If you’re like me, you’ve been anticipating Totem for well over a year – at least since the release of “Knock on the Sky” last summer. Well, I’m here to tell you that this EP is worth the wait. Taking the sound from Analogue and injecting it with even more space, structure, and deliberateness, the band has developed stronger atmospheres, more impactful movements, and the most memorable lyrics and hooks of its work to date. Totem sees Culprit developing its songwriting abilities, growing tighter as a band, and unloading a great deal of talent into seven tracks full of different textures, powerful vocals, and a seemingly endless stream of strong guitar lines. It’s not a perfect release, but it’s sure to keep you interested for its duration and make you excited for what the band does next.
Although the EP starts off with a slightly clumsy first line, the rest of “Totem” is structured flawlessly. The song is dynamic, with plenty of little details and embellishments to keep you interested with every listen, and it’s easy to see why this is the title track – it shows how the band has grown since its debut in terms of how tight they’ve become as a unit, and how much better Travis Powell become at writing compelling vocal lines. Lines like the questioning “have you ever felt so lonely that all you have lives in the past?” come across masterfully over the thinner textures of the verse, and the chorus has a great sense of direction and just the right kind of non-pop hook. The drumming is on-point, and the bass sits perfectly in the mix to give a really full sound and lots to enjoy on the low end. The intro of “Supply and Command” continues that rich sound, while the track as a whole shows off even more variety, with instrument elements reminiscent of how a less over-the-top version of Zelliack might sound. Culprit’s always been a band with interesting guitar parts, and that strength shines through here with dynamic shifts in rhythm and tone providing great atmospheres for Powell’s vocals, particularly the wonderful falsetto. There’s plenty of strong lyricism throughout, and the themes of worry and anxiousness that are more fleshed out in the next song really start to come forward in this track.
I loved the bridge and atmospheric elements of “Knock on the Sky” when I reviewed it before, and those remain among my favorite parts of Totem today. This is the song that made me really look forward to hearing more from Culprit, and it’s definitely near the top of everything they’ve released. Be sure to check out the band’s recent video for the song, as it captures the perfect visual aesthetic to match the sonic exploration found within these seven tracks. If you’re going to listen to one song from Totem, make this that song. If you’re going to listen to two songs from Totem, make it “Knock on the Sky” and “No More.” Channeling the soul of acts like Squid the Whale, the track has a slower pace, warmer overall tone, and winding, meandering guitar and vocal lines that allow for a more natural feel. It’s a little different from the other songs the band has put out, but it’s executed in just the right way and is definitely great as a counterpoint to the preceding track.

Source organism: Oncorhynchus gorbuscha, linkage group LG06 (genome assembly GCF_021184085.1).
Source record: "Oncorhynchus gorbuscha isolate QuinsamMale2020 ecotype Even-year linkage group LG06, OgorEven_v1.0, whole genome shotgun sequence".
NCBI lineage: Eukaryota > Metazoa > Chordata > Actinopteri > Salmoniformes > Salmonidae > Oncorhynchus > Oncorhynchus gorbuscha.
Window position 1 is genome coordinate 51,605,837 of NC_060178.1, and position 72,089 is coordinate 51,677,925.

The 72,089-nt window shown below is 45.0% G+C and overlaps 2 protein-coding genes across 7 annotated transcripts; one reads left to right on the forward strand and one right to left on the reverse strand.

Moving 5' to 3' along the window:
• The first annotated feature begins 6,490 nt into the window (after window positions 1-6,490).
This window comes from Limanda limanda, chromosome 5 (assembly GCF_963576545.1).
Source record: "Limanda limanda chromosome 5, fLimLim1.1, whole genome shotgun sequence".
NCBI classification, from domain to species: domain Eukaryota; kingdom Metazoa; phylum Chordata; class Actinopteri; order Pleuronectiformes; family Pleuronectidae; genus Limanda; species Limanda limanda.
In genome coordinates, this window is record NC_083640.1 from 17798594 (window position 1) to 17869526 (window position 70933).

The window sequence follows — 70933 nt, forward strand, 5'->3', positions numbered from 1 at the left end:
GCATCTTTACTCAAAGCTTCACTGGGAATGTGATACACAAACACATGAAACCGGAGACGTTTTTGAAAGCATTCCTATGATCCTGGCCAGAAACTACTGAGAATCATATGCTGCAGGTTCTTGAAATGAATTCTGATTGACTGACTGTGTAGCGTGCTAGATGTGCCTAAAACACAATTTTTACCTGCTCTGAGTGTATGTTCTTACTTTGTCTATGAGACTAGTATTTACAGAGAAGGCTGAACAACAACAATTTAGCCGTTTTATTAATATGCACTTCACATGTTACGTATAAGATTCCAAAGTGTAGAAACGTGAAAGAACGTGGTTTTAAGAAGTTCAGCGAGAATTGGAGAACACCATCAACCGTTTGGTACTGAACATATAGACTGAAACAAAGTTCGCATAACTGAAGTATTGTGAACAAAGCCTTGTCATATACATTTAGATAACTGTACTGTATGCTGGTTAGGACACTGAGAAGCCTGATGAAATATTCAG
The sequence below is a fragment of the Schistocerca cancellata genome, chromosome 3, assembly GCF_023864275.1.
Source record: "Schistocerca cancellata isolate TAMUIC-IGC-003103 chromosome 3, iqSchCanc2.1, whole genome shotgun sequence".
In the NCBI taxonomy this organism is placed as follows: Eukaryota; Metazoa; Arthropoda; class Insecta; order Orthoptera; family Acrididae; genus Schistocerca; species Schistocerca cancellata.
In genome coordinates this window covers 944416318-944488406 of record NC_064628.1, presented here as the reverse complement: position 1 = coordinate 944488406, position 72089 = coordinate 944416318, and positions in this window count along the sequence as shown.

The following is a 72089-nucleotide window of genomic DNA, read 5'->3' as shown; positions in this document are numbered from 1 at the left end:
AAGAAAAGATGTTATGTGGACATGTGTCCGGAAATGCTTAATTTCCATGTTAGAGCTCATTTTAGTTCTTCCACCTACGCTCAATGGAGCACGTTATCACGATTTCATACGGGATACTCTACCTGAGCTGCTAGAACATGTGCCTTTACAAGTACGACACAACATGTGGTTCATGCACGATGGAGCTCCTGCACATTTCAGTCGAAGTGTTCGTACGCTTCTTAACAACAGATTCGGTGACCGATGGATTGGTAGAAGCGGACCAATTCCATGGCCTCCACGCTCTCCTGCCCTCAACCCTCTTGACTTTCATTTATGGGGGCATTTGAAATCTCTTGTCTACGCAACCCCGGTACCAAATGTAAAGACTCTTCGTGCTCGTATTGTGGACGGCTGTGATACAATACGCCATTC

The closing instrumental section of “No More” serves as the perfect transition into “Bodies Divided,” which brings to mind the more delicate moments of From Indian Lakes‘ Able Bodies. This is the sort of song that proves how well these guys can play with and manipulate different textures to achieve the greatest effect. While it might not be the overall strongest track they’ve released (even as good as it is), it’s certainly of the type that makes you excited to hear how the band will put those skills to use in the future. “We’re to Blame,” on the other hand, doesn’t quite reach the same heights as the other songs on Totem. A kind of blend between “Supply and Command” and “Bodies Divided,” it fails to find the same level of interest that those two are able to. Even though the second half is much stronger than the first, the track as a whole is the weakest you’ll find on this EP. “Piece of Eden” closes out the set with mysterious, dark atmospheric guitar lines – only appropriate for a song with lyrics inspired by Assassin’s Creed. The chorus is among the best the band has written, and the line “I’ve forgotten more than you’ll ever know” will get stuck in your head. The bridge changes the dynamic wonderfully, bringing the energy level way down before a final chorus propels everything forward one last time.
If you’re into spacey, progressive indie rock that maintains direction without restricting itself, you’re sure to find plenty to love here. While the release is not without its flaws, Totem is a strong second entry in the band’s discography, and it should help accelerate the group’s growth as one of the best young acts in today’s scene. In terms of sheer potential, Culprit has everything you could want in terms of talent, creativity, and aesthetic. The growth from Analogue is clearly evident, and the number of different textures and sounds on this EP shows that there’s quite a bit of sonic landscape this quartet’s eager to explore. Even if this doesn’t fall as one of the best releases of the year, it’s always exciting to see bands doing things this interesting and combining a wide range of influences to create something truly unique that they can entirely own. Culprit is on its way to doing big things, so don’t be surprised when you see them garnering massive support in the near future. It’s only inevitable when a group of guys is this talented this early on.